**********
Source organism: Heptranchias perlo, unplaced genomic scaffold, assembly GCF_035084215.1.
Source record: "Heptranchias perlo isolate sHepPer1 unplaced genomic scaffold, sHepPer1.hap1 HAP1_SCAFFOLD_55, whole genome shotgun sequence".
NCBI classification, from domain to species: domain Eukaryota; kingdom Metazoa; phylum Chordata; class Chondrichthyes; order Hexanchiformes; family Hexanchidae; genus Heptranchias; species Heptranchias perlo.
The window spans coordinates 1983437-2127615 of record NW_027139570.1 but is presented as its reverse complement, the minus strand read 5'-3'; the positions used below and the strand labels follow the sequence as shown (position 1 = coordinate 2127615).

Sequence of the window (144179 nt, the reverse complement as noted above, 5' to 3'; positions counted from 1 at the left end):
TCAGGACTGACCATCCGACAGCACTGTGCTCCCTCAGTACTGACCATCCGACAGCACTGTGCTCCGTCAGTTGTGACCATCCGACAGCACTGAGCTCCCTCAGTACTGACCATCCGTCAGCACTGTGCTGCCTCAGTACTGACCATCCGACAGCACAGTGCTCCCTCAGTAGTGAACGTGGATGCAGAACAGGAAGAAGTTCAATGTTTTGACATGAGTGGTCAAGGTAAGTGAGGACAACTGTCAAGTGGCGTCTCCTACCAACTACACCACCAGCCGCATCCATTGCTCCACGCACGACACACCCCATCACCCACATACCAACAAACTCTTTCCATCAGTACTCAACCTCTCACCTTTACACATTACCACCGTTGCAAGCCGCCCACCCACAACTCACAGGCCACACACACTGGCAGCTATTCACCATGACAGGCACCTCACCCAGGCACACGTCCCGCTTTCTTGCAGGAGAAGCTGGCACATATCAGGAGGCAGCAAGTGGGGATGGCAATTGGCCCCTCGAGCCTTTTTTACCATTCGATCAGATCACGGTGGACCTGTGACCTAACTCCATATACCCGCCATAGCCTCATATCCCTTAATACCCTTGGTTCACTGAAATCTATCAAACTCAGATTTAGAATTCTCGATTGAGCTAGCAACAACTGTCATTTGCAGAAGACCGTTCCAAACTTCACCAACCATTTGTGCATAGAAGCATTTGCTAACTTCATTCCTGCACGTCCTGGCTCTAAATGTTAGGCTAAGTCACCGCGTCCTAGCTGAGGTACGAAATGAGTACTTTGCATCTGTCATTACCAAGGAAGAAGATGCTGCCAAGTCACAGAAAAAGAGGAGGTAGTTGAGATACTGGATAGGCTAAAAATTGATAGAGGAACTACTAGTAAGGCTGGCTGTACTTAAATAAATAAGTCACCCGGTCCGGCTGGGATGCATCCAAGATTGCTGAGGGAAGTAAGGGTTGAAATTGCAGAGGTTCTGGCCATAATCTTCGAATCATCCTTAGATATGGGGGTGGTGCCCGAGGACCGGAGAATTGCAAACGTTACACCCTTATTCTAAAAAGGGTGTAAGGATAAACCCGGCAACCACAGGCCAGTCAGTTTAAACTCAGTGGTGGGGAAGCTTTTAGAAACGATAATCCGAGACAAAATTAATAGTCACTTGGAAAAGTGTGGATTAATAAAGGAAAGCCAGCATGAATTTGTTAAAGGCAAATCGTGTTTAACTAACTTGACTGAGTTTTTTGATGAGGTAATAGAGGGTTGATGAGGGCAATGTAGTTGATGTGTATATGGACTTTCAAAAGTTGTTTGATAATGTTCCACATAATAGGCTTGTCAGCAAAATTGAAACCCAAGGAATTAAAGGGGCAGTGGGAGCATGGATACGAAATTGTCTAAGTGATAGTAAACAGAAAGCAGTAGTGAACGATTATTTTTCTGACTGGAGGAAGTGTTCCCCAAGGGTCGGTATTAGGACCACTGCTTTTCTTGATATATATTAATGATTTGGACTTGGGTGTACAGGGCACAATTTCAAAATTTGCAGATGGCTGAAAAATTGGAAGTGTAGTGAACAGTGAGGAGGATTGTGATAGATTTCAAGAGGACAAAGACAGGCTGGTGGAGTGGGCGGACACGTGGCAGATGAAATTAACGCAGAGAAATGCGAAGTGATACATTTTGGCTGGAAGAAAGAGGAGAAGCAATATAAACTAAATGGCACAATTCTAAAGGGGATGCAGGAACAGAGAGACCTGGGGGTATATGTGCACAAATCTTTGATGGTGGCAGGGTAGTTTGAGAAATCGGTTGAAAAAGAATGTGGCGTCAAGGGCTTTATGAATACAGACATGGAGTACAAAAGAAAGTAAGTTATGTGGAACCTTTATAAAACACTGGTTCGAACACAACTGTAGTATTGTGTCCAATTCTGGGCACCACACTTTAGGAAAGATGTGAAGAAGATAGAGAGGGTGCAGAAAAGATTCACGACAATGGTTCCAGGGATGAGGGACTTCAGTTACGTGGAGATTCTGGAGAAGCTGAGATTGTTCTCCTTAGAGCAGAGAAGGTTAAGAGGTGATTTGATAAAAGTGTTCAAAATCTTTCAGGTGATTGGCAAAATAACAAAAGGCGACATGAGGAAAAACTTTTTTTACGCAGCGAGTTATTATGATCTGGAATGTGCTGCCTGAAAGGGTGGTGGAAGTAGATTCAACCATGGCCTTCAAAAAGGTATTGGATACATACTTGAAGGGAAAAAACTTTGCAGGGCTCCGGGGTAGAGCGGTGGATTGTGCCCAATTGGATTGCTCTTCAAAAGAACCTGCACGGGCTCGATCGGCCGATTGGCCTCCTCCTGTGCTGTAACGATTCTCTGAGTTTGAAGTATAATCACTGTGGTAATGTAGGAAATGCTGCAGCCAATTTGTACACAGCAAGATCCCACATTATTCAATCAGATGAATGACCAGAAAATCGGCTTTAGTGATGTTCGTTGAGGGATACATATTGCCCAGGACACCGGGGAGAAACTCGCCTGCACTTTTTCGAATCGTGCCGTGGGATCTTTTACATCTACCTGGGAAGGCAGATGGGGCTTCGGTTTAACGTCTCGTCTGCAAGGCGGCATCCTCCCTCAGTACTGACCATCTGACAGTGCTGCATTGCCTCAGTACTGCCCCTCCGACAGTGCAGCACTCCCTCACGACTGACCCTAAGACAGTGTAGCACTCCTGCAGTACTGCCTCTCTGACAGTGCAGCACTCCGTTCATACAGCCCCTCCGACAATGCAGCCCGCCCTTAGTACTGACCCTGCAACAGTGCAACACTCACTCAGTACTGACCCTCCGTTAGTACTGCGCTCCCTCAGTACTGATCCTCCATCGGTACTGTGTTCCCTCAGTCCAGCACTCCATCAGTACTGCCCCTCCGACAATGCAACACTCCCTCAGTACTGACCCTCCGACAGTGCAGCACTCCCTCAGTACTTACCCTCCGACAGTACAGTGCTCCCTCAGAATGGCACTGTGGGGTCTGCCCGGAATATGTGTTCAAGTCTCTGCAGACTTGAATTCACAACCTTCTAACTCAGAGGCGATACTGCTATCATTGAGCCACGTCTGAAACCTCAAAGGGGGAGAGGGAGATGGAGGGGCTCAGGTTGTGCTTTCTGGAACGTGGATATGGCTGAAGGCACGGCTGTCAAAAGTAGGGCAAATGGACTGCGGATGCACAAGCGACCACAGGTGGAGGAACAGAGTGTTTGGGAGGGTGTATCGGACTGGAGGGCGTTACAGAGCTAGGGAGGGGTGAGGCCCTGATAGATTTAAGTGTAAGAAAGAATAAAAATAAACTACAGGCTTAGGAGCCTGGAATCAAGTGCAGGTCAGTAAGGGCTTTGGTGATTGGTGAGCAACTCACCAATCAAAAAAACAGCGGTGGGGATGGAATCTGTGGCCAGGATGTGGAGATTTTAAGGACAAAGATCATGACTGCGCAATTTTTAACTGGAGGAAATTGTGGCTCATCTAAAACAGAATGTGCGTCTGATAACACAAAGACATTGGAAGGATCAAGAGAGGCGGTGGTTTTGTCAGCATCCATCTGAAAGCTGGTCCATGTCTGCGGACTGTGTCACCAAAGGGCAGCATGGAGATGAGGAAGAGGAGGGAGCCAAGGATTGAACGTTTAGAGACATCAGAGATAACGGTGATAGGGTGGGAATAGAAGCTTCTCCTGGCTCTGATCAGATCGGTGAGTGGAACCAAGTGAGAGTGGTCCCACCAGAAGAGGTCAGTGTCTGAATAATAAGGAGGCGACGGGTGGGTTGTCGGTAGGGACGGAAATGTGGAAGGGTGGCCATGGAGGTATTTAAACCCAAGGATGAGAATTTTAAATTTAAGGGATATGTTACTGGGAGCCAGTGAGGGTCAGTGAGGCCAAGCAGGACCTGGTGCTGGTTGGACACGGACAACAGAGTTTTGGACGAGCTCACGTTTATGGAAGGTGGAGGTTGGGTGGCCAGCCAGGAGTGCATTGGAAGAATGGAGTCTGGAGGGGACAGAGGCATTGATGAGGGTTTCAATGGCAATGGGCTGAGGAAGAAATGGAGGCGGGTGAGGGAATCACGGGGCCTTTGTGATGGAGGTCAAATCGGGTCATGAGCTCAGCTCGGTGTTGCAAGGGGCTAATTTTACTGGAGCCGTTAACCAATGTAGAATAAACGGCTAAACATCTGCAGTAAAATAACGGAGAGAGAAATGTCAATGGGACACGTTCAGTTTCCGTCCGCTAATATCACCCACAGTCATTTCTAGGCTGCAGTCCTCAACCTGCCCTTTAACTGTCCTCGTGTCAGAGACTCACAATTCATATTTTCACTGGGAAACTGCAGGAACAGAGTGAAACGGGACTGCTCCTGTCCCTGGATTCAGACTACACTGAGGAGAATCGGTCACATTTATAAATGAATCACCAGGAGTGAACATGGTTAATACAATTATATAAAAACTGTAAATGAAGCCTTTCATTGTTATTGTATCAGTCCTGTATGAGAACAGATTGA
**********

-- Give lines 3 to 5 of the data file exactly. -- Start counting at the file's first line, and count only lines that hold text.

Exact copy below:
NCBI classification, from domain to species: domain Eukaryota; kingdom Metazoa; phylum Chordata; class Chondrichthyes; order Hexanchiformes; family Hexanchidae; genus Heptranchias; species Heptranchias perlo.
The window spans coordinates 1983437-2127615 of record NW_027139570.1 but is presented as its reverse complement, the minus strand read 5'-3'; the positions used below and the strand labels follow the sequence as shown (position 1 = coordinate 2127615).

Sequence of the window (144179 nt, the reverse complement as noted above, 5' to 3'; positions counted from 1 at the left end):